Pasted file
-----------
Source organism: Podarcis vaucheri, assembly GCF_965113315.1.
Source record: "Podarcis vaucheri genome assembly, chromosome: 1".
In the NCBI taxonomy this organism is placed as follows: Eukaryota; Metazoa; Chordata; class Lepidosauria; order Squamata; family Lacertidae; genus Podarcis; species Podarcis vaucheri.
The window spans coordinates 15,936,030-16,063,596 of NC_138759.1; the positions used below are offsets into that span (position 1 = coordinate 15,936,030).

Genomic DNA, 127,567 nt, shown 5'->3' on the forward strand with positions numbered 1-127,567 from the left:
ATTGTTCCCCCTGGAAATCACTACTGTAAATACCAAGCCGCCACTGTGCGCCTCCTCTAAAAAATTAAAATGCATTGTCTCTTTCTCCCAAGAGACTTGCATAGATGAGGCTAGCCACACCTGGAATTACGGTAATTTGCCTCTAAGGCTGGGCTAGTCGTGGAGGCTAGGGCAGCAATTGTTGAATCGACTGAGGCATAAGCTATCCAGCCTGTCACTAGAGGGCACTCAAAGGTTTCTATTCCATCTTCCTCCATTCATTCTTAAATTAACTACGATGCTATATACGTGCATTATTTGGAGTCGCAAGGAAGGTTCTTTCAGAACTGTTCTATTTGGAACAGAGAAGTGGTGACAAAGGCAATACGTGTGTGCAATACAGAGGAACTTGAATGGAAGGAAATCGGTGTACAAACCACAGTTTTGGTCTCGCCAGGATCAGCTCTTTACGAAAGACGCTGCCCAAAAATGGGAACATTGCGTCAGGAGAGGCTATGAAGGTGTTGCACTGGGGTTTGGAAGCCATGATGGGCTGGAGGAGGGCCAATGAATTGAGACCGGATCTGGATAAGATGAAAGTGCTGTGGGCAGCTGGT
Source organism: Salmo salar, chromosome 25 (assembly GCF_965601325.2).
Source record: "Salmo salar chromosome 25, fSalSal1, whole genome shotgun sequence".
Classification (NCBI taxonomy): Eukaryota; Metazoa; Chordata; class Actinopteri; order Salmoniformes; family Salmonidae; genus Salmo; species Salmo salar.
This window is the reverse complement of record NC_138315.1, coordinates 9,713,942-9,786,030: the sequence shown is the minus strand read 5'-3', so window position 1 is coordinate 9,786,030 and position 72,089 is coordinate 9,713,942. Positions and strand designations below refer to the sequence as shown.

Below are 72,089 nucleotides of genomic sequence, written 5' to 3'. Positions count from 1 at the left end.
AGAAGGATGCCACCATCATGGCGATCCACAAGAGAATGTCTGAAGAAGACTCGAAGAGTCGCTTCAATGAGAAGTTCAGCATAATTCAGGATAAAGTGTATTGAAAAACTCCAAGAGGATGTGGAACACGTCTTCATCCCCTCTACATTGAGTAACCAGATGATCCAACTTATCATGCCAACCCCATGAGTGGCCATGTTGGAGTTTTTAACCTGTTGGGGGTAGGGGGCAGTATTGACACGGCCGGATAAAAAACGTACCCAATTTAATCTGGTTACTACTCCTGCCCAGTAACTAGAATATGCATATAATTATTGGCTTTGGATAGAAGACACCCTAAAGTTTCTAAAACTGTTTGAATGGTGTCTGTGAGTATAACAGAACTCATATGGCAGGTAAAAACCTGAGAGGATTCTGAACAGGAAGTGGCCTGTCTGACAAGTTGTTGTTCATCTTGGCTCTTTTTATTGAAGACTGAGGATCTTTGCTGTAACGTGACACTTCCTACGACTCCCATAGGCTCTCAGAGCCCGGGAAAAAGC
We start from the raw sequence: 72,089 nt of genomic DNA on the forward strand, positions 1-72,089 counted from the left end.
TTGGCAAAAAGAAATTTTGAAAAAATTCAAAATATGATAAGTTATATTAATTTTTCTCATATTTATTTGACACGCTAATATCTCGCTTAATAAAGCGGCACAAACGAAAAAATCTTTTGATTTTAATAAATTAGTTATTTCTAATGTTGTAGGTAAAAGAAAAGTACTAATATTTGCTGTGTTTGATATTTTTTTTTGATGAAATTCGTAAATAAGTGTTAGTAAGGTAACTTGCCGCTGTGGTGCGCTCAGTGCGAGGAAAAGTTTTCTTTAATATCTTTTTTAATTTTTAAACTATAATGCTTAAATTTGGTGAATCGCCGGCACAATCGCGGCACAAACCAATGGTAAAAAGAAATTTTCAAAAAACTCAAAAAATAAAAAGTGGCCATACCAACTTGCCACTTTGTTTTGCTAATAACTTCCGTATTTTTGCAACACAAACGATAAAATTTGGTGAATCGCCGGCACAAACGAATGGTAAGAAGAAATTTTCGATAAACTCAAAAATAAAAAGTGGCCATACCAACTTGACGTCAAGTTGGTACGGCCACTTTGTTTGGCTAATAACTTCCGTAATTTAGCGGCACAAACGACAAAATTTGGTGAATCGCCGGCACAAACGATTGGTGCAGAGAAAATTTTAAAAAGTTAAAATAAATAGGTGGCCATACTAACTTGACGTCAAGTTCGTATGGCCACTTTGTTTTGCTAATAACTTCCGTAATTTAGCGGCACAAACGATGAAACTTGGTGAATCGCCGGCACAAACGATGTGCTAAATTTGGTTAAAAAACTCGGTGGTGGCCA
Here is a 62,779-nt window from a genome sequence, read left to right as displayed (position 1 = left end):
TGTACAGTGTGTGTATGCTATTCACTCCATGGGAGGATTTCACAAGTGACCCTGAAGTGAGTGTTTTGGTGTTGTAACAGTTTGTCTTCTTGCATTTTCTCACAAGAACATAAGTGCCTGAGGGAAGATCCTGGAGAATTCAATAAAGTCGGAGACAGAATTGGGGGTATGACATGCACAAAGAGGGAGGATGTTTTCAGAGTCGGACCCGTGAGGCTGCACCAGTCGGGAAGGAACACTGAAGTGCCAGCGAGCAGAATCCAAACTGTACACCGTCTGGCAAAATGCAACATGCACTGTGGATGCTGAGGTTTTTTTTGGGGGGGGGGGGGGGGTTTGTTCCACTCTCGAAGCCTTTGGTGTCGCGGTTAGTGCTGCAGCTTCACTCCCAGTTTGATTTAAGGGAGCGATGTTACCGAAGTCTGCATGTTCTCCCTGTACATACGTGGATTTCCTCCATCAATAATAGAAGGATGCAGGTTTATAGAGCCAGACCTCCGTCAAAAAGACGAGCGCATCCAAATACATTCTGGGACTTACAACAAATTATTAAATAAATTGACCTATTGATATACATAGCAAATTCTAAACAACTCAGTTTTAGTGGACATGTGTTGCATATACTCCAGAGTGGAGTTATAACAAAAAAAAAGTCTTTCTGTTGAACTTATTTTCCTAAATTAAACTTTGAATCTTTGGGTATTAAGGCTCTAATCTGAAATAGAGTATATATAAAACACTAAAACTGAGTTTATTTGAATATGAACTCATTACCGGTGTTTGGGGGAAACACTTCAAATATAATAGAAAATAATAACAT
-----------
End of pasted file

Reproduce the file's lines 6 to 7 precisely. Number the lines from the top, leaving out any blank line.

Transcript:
ATTGTTCCCCCTGGAAATCACTACTGTAAATACCAAGCCGCCACTGTGCGCCTCCTCTAAAAAATTAAAATGCATTGTCTCTTTCTCCCAAGAGACTTGCATAGATGAGGCTAGCCACACCTGGAATTACGGTAATTTGCCTCTAAGGCTGGGCTAGTCGTGGAGGCTAGGGCAGCAATTGTTGAATCGACTGAGGCATAAGCTATCCAGCCTGTCACTAGAGGGCACTCAAAGGTTTCTATTCCATCTTCCTCCATTCATTCTTAAATTAACTACGATGCTATATACGTGCATTATTTGGAGTCGCAAGGAAGGTTCTTTCAGAACTGTTCTATTTGGAACAGAGAAGTGGTGACAAAGGCAATACGTGTGTGCAATACAGAGGAACTTGAATGGAAGGAAATCGGTGTACAAACCACAGTTTTGGTCTCGCCAGGATCAGCTCTTTACGAAAGACGCTGCCCAAAAATGGGAACATTGCGTCAGGAGAGGCTATGAAGGTGTTGCACTGGGGTTTGGAAGCCATGATGGGCTGGAGGAGGGCCAATGAATTGAGACCGGATCTGGATAAGATGAAAGTGCTGTGGGCAGCTGGT
Source organism: Salmo salar, chromosome 25 (assembly GCF_965601325.2).